The Reality of Rejection

What does rejection even mean? Sure, it implies a refusal of sorts but if one rejects something, what qualifies them as the final arbiter? Nothing. Well…okay, perhaps, if they reject something on the grounds of science, they have a solid point, but for this blog, I’ll be discussing art. And art is subjective. So, how weighty is a rejection?

In the eyes of the creator, often times it’s meaningless. In the mind of the audience, it can be influential, but those with a head of their own, will hopefully draw their own conclusion. I can’t tell you how many times I disagree with the supposed “top critics” and find beauty in “rejected” pieces of art, often made by those who create for the sake of their art rather than for the sake of appeasing the masses or those who dangle a paycheck in front of them. (Hence, the often poverty of artists.) But I should note that this is a decision of the individual artist, to decide what path they plan to take, with no one telling them what is right or wrong as only they can determine that…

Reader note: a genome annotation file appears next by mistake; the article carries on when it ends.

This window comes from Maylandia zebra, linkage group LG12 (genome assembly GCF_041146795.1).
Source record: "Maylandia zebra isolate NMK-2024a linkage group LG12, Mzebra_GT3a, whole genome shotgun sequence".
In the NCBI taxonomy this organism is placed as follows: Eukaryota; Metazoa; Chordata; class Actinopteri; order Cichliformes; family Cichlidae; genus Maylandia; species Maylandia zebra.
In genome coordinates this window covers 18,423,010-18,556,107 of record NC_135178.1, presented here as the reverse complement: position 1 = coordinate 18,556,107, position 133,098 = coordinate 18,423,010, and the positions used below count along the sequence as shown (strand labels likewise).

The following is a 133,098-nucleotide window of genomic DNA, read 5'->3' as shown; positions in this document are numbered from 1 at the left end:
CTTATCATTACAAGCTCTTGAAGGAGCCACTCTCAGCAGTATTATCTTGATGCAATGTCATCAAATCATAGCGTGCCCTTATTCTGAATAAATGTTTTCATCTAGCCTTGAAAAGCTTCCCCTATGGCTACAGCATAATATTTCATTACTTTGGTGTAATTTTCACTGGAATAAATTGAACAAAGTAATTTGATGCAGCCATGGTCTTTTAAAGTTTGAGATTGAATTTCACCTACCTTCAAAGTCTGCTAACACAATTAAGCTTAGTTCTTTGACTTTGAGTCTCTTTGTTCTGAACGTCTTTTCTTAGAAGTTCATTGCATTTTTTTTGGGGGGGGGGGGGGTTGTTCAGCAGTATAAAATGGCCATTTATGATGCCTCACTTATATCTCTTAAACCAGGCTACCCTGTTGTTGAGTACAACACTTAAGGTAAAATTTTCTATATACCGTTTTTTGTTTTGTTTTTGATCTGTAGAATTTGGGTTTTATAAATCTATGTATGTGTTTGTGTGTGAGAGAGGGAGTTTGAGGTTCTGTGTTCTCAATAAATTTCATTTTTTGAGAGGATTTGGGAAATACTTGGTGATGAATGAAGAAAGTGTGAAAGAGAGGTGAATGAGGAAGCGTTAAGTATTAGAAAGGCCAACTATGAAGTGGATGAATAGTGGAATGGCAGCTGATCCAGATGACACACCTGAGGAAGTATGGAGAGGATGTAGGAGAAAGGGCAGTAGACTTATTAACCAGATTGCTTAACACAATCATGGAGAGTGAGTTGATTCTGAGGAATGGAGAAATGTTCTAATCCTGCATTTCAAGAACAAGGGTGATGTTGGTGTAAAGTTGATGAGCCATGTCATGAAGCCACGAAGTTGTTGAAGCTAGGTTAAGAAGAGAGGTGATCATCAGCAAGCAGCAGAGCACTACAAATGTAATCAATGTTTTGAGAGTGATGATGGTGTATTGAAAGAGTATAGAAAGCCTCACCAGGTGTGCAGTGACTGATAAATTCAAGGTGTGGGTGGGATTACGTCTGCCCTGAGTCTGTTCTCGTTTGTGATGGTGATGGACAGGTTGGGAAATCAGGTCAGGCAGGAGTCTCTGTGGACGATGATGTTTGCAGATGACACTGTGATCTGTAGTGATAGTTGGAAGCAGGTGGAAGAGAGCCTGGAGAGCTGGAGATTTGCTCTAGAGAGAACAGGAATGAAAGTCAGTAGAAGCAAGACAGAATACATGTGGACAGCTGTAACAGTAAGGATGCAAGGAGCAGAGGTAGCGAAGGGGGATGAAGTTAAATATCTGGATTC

Perhaps though, E.B. White said it best when he remarked, “Your whole duty as a writer is to please  and satisfy yourself, and the true writer always plays to an audience of one. Start sniffing the air or glancing at the trend machine and you’re as good as dead, although you may make a nice living.”

The 2010 film festival circuit begins soon and as an independent filmmaker, I find myself once again faced with the inevitable reality of being “rejected” and dealing with such. Considering this is my fourth time out there, one would think I’ve grown a hard shell to rejection but the truth is, although I will continue to create work that is true to me, the rejection is never fun nor easy. I have no children but my films, in a sense, are my progeny. And not wanting to play favorites, I still must say this latest short film, “Rhythm of Causality”, is especially significant for me because it is based on the feature film I am raising financing for and plan to fight to the end to get made.  I’ve grown with this short and nurtured it for the past year and a half of my life, and now, I feel this strong desire to protect and defend it. But then I realize, NO, Christina,  “Rhythm of Causality” needs to take on a life of its own now and deal with the realities of the world, both wonderful and harsh. I can be there to guide it but it will be what it will be. Kind-of what many wish their parents would remember. They’ve raised us but now, we are our own person. I’m starting to understand how difficult that actually is…


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